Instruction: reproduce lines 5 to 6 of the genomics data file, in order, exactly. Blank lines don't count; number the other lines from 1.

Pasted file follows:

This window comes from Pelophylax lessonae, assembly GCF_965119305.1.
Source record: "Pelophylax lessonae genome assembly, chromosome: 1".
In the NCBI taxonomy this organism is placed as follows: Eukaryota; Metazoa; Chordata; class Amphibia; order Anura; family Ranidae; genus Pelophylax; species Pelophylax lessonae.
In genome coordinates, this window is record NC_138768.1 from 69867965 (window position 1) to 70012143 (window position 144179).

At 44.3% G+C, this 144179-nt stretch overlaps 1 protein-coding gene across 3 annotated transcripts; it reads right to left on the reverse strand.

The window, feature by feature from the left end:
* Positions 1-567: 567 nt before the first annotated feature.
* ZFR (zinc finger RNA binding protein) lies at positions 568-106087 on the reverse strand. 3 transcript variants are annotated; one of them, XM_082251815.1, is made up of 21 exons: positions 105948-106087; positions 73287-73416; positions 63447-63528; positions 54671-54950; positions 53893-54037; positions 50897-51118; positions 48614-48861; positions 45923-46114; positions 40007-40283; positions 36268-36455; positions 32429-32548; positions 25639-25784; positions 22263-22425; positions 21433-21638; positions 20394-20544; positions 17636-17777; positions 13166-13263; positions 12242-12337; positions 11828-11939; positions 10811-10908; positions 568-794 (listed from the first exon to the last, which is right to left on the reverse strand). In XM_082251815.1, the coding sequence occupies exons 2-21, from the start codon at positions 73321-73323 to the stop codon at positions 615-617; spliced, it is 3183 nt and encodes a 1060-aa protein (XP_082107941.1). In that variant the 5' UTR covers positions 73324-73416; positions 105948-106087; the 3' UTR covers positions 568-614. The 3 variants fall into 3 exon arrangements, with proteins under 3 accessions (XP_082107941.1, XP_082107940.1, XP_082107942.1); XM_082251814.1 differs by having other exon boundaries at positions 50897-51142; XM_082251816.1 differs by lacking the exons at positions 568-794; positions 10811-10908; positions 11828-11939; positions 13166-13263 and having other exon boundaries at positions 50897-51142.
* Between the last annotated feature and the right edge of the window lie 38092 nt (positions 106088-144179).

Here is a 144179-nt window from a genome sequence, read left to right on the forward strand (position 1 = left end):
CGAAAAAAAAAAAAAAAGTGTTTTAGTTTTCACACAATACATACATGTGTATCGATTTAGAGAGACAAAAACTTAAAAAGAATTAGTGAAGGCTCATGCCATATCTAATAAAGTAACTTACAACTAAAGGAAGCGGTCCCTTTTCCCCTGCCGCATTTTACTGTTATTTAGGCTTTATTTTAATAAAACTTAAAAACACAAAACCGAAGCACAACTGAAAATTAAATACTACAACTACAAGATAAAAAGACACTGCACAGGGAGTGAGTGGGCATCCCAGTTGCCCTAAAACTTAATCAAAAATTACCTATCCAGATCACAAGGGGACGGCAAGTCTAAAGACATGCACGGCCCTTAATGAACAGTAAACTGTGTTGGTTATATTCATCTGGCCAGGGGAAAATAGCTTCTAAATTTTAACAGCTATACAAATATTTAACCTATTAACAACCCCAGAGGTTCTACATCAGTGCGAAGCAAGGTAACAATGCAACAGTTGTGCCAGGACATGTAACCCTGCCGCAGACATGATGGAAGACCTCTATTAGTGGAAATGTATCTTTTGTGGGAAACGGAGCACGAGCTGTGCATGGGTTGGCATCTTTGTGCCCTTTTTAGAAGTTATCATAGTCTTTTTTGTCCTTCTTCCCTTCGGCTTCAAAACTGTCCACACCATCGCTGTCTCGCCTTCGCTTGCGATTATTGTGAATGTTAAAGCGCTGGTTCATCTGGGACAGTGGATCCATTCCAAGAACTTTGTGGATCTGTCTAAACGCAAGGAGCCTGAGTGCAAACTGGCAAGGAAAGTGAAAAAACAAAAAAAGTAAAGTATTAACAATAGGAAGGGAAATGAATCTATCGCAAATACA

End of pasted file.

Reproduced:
At 44.3% G+C, this 144179-nt stretch overlaps 1 protein-coding gene across 3 annotated transcripts; it reads right to left on the reverse strand.

The window, feature by feature from the left end: